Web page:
Results tagged Nutella from David Lebovitz

World Nutella Day

Nutella

Today is World Nutella Day, and I’m caught with my trousers down. I prepared a dish (well..sort of) but didn’t get around to writing up something unusually profound to say, so a picture of it is going to have to do for now.

I got sidetracked by a whole bunch of stuff, and had a lot of things I was going to post about this week, then along came 89 other things, plus an appointment with the podologue, so I’ve been washing my feet like mad, I mean, scrubbing them really, really well before my rendez-vous. Seriously, I think I spent the better part of the week washing them.

Anyhow, here’s a shot of Nutella, in a slightly different form than you might be used to seeing it in.

Continue Reading World Nutella Day…

Chocolate That’s “Too Good To Use”

Once upon a time, I worked in a restaurant that was well-known for using ingredients of exceptional quality. The most magnificent fruits and vegetables would come barreling through our kitchen door every day, from plump, rare black raspberries to teeny-tiny wild strawberries, fraises des bois.

While I can’t really guess the psychology behind it, we would often treat these marvels like precious jewels, reserving them for the perfect moment.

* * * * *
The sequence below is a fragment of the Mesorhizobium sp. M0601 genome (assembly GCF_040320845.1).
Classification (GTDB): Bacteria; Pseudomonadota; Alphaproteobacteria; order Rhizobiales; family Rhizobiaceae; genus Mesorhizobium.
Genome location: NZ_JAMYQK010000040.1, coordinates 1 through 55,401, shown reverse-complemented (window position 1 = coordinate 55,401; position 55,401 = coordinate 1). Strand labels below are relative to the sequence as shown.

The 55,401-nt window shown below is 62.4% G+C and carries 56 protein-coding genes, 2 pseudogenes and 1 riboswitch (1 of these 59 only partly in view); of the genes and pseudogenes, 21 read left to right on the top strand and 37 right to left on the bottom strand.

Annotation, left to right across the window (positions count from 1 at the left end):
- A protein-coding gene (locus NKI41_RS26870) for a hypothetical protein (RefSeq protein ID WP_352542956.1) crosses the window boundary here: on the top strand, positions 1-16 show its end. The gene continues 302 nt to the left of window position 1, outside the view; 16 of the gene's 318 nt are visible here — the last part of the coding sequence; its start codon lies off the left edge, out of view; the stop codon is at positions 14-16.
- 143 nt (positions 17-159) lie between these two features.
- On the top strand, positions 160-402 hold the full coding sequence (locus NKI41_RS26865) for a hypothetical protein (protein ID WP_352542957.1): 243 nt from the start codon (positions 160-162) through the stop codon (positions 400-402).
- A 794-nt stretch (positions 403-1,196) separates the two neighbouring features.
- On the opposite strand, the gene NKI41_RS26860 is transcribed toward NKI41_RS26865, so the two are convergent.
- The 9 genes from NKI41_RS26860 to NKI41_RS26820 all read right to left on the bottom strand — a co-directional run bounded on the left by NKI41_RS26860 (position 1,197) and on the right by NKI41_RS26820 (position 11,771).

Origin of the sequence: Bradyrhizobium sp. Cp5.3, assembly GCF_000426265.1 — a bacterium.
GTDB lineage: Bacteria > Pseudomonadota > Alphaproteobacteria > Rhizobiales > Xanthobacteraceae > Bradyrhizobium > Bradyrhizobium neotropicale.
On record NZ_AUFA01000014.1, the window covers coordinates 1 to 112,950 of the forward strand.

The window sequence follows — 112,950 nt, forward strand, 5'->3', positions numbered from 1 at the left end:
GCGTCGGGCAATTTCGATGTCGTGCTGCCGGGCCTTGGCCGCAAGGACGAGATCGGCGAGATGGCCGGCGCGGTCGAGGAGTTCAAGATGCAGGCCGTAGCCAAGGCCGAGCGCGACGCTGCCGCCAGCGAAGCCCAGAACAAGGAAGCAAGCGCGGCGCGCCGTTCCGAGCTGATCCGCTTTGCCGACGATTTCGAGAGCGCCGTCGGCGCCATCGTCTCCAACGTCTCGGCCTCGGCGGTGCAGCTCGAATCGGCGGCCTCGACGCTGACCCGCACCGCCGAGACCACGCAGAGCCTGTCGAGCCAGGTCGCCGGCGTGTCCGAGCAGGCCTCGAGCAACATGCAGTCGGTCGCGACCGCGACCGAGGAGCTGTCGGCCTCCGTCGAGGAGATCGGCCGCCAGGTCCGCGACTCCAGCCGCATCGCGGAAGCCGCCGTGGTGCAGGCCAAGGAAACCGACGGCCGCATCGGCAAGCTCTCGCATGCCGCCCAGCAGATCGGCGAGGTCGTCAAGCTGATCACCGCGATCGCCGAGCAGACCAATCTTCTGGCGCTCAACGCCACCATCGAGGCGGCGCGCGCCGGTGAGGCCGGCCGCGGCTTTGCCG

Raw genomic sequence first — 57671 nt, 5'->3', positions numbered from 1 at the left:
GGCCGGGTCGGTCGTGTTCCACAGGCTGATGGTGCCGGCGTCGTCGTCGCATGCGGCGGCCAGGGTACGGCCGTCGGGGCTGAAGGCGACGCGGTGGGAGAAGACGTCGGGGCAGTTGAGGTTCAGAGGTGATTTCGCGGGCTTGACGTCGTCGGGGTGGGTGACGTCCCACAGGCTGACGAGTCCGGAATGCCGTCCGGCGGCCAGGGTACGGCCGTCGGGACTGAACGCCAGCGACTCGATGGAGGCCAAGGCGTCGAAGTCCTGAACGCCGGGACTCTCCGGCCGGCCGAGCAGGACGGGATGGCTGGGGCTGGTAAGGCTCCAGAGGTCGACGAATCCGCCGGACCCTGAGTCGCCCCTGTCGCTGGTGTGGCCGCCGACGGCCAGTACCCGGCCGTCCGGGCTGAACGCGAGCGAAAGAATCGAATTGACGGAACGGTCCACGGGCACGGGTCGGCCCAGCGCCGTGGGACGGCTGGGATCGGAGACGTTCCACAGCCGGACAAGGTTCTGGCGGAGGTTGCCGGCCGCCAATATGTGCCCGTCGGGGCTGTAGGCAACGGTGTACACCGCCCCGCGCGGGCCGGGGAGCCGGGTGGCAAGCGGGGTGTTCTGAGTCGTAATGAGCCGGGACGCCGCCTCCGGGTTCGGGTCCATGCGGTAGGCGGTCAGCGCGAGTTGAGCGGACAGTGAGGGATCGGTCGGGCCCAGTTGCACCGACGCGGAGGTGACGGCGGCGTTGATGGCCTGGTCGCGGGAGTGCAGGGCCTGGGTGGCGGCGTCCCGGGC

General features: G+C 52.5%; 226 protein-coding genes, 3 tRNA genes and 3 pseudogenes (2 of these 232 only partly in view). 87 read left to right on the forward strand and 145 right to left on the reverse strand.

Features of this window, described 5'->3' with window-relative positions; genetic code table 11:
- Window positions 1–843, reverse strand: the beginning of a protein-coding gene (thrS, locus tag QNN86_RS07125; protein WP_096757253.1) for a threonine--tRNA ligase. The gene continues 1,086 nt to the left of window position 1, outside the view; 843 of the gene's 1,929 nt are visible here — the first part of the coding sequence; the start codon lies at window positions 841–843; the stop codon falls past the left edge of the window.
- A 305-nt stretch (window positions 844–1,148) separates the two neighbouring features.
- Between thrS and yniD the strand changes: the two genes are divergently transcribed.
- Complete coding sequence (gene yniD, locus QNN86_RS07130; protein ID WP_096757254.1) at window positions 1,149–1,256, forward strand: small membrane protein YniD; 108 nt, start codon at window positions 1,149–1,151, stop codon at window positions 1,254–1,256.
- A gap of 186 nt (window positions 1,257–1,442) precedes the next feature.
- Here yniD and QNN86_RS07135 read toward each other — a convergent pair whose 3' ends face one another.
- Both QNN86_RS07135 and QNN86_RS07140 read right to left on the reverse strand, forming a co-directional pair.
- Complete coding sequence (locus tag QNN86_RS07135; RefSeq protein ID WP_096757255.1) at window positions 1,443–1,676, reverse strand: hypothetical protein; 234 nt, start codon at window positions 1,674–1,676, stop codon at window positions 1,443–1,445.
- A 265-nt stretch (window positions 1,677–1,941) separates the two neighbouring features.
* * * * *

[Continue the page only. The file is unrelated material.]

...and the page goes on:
Or we’d just forget about them, then throw them away.

Unfortunately, because they were so fragile, they’d often last no longer than a day or so, and we’d arrive the next morning to find they hadn’t been used the previous evening and had to be tossed. While I don’t want to apologize or make excuses for this inexcusable behavior, restaurants are odd places full of strange people acting unusual…and no, it’s not just the customers. There’s mis-communications, too much going on all at once, and frankly, things don’t always happen like they should. And don’t tell me that you haven’t let something accidentally spoil in under your eagle-eye either.

Because I’m not buying it.

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So one day, one of the other cooks started to dub things as they came through the door, “Too good to use.”
He used the phrase to refer to things that were so special, that we just couldn’t bear to use them. And soon, the rest of us picked up the phrase too, and when something beautiful would arrive, it became the joke to label it as being something that was “too good to use.”